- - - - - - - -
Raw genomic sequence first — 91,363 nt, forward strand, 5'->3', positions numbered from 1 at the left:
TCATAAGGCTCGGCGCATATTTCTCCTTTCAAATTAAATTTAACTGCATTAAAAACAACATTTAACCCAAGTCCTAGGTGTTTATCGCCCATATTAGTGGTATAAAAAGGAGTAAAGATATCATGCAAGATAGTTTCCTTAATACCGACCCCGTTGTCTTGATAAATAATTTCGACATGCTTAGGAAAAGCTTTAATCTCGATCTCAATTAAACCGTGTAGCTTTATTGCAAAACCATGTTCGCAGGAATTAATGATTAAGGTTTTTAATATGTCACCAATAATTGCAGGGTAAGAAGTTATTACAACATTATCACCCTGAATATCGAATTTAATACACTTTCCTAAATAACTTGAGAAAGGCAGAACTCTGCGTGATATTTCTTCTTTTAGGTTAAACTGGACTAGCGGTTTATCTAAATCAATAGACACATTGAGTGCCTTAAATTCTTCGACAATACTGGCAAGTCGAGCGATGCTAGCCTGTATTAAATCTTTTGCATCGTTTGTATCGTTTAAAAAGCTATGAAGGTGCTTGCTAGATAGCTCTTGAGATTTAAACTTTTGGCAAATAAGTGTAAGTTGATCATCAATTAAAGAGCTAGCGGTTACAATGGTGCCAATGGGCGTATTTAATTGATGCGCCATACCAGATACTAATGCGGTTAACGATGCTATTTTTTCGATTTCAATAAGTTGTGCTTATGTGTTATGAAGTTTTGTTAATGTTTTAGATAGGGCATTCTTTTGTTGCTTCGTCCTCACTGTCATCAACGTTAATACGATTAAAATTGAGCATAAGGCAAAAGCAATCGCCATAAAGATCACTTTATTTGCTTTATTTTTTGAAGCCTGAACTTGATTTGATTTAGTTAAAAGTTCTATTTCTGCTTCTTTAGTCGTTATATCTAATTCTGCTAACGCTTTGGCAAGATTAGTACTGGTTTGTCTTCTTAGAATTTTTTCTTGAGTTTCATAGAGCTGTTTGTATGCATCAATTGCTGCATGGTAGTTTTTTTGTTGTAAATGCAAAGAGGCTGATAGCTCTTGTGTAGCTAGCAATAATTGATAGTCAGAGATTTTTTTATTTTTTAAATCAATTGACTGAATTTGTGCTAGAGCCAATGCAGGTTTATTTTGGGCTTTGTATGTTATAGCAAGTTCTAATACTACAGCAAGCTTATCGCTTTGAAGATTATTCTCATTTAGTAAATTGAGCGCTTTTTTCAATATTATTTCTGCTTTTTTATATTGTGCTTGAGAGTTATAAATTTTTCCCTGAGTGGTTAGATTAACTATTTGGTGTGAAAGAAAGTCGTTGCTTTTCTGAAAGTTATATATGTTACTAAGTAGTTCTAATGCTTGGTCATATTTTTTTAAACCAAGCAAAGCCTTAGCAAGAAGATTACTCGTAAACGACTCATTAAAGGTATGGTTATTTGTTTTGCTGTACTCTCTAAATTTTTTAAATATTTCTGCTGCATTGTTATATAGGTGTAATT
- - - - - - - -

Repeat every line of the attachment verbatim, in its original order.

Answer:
Raw genomic sequence first — 91,363 nt, forward strand, 5'->3', positions numbered from 1 at the left:
TCATAAGGCTCGGCGCATATTTCTCCTTTCAAATTAAATTTAACTGCATTAAAAACAACATTTAACCCAAGTCCTAGGTGTTTATCGCCCATATTAGTGGTATAAAAAGGAGTAAAGATATCATGCAAGATAGTTTCCTTAATACCGACCCCGTTGTCTTGATAAATAATTTCGACATGCTTAGGAAAAGCTTTAATCTCGATCTCAATTAAACCGTGTAGCTTTATTGCAAAACCATGTTCGCAGGAATTAATGATTAAGGTTTTTAATATGTCACCAATAATTGCAGGGTAAGAAGTTATTACAACATTATCACCCTGAATATCGAATTTAATACACTTTCCTAAATAACTTGAGAAAGGCAGAACTCTGCGTGATATTTCTTCTTTTAGGTTAAACTGGACTAGCGGTTTATCTAAATCAATAGACACATTGAGTGCCTTAAATTCTTCGACAATACTGGCAAGTCGAGCGATGCTAGCCTGTATTAAATCTTTTGCATCGTTTGTATCGTTTAAAAAGCTATGAAGGTGCTTGCTAGATAGCTCTTGAGATTTAAACTTTTGGCAAATAAGTGTAAGTTGATCATCAATTAAAGAGCTAGCGGTTACAATGGTGCCAATGGGCGTATTTAATTGATGCGCCATACCAGATACTAATGCGGTTAACGATGCTATTTTTTCGATTTCAATAAGTTGTGCTTATGTGTTATGAAGTTTTGTTAATGTTTTAGATAGGGCATTCTTTTGTTGCTTCGTCCTCACTGTCATCAACGTTAATACGATTAAAATTGAGCATAAGGCAAAAGCAATCGCCATAAAGATCACTTTATTTGCTTTATTTTTTGAAGCCTGAACTTGATTTGATTTAGTTAAAAGTTCTATTTCTGCTTCTTTAGTCGTTATATCTAATTCTGCTAACGCTTTGGCAAGATTAGTACTGGTTTGTCTTCTTAGAATTTTTTCTTGAGTTTCATAGAGCTGTTTGTATGCATCAATTGCTGCATGGTAGTTTTTTTGTTGTAAATGCAAAGAGGCTGATAGCTCTTGTGTAGCTAGCAATAATTGATAGTCAGAGATTTTTTTATTTTTTAAATCAATTGACTGAATTTGTGCTAGAGCCAATGCAGGTTTATTTTGGGCTTTGTATGTTATAGCAAGTTCTAATACTACAGCAAGCTTATCGCTTTGAAGATTATTCTCATTTAGTAAATTGAGCGCTTTTTTCAATATTATTTCTGCTTTTTTATATTGTGCTTGAGAGTTATAAATTTTTCCCTGAGTGGTTAGATTAACTATTTGGTGTGAAAGAAAGTCGTTGCTTTTCTGAAAGTTATATATGTTACTAAGTAGTTCTAATGCTTGGTCATATTTTTTTAAACCAAGCAAAGCCTTAGCAAGAAGATTACTCGTAAACGACTCATTAAAGGTATGGTTATTTGTTTTGCTGTACTCTCTAAATTTTTTAAATATTTCTGCTGCATTGTTATATAGGTGTAATT